For most Americans, Independence Day is a holiday away from work. Sure, there are those who continue their normal duties; having a child in the hospital is a reminder for me that some industries don’t have the luxury of taking a day completely off. A majority of businesses are closed. One in particular is not.
The Federalist Party, to which I am committed wholeheartedly, is not taking the 4th of July off. In fact, many of us are going to be working harder today than other days for two reasons. First, since we’re made up completely of volunteers, there are many who are taking the opportunity away from work to apply more effort to the party. Second, the spirit of the holiday itself is one that has deep ties to our own goals. Just as the Declaration of Independence was intended to let Americans and our British overlords know we were done with oppression, so too do Federalists want to break away from the two-party system that has yielded big-government-loving politicians for decades.
We expect this from the Democrats. In recent years, we’ve learned to accept it from most Republican politicians as well.
This particular Independence Day is special to me because it marks the first one for as long as I can remember when I’m not part of the GOP. Before I really understood politics, I had a fondness for the words of Ronald Reagan. Though he wasn’t the best champion for small government Federalism that he could have been, his words and intentions were definitely aligned with reining in federal overreach and returning power to both the states as well as to individual citizens. He and others convinced me at an early age that the GOP would fight to shrink government.
The reality, as I learned later in life, is that Reagan and the GOP that followed his legacy didn’t really reduce government. They simply slowed down its growth… for a while. Today’s variation of the party doesn’t even do that. They’ve become almost indistinguishable from the Democrats they allegedly oppose. We see every day as concepts get rebranded rather than eliminated. The most glaring recent example is Trumpcare versus Obamacare. While the two parties fight over the details, the reality of the situation is that both are pushing for different versions of the same big government concept. Both parties want DC to mandate health coverage. Both parties want the federal government to have way too much say about how, where, and when we get health insurance.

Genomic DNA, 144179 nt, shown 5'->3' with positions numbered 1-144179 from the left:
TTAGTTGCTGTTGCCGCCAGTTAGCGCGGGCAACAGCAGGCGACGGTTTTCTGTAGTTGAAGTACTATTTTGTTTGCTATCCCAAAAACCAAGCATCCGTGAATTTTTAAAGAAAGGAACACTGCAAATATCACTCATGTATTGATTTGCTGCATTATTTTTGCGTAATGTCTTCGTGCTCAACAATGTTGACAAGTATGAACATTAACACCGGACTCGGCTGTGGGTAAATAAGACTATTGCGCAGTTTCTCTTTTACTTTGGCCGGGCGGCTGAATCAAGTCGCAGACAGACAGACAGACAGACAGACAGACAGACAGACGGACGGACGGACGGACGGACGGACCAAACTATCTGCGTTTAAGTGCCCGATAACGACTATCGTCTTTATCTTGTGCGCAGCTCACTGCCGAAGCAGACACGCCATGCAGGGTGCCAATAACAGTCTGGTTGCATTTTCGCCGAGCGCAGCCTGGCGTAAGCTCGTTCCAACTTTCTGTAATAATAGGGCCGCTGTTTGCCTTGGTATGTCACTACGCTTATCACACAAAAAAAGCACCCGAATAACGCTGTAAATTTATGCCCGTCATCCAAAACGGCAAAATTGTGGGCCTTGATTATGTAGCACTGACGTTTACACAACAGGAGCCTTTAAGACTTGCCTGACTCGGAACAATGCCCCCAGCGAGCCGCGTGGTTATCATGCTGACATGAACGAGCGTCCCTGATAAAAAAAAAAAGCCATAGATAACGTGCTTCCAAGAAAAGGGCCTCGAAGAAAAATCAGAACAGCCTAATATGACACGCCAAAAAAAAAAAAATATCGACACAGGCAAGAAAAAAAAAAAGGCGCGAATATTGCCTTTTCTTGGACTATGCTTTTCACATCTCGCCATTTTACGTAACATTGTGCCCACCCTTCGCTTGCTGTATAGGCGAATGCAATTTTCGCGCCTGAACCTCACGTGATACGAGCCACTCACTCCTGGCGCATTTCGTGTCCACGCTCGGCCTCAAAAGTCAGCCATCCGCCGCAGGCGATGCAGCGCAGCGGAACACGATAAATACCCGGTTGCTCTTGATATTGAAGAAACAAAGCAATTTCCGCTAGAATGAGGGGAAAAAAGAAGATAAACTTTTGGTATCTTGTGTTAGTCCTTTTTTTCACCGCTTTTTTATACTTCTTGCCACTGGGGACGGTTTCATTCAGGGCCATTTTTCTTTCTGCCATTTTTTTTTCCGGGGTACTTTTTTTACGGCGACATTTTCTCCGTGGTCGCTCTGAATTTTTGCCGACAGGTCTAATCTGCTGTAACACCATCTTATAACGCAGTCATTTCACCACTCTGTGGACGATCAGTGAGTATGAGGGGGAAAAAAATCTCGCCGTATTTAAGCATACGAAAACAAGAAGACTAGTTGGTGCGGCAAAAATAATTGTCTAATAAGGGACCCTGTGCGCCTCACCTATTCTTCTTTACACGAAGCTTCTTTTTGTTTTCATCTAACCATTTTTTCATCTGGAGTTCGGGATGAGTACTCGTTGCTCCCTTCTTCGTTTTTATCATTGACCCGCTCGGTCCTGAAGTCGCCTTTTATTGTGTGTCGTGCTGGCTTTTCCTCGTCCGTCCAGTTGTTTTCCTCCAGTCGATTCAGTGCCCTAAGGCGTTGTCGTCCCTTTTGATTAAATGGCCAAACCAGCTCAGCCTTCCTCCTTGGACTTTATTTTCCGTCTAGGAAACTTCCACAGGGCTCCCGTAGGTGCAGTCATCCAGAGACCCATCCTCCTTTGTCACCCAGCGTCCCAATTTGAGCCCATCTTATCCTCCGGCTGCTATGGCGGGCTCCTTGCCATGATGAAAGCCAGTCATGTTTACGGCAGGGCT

This isn’t the only example, but I’m not going to start off my (or your) Independence Day by talking about policies. This is about a celebration of something special and a hope that we return to the fundamentals that made this nation special. We’re not here to discuss “making America great again” because we’re not interested in slogans with no teeth. Instead, let’s talk about why we declared independence from England in the first place. The founders realized that they were being oppressed by a distant government and that the oppression was growing. They felt they had no representation yet the taxes kept growing. Prosperity was fading. Freedoms were minimal.
Today, we’re faced with a similar trend. DC doesn’t rule over us like the British did, but their overreach is clear and growing. We have more freedoms than our forefathers had, but those freedoms are under attack. There’s a potential that taxes could be reduced if the GOP is able to keep its agenda intact before being forced out of office, but the cuts they’re proposing are minuscule compared to where they should be. With all this, there’s very little talk about cutting budgets or tackling the national debt.
The battle we fight today is different from what they had to fight in the 18th century, but the parallels are striking. We aren’t fighting with guns or cannons but with words and passion. We’re not fighting for freedoms we don’t have. We’re fighting for freedoms that are being taken away. We’re not faced with an oppressive government across the sea, but we’re faced with an expanding government that in many ways is more ideologically divergent from the American people than what our forefathers had to face with England. The founders had to declare their independence. Today, we have to remind the people of the independence so many seem willing to forego.
It’s a day off for many. It’s not a day off for me. I encourage anyone who’s sick of what’s happening in America to take a close look at the Federalist Party. We need all the help we can get.
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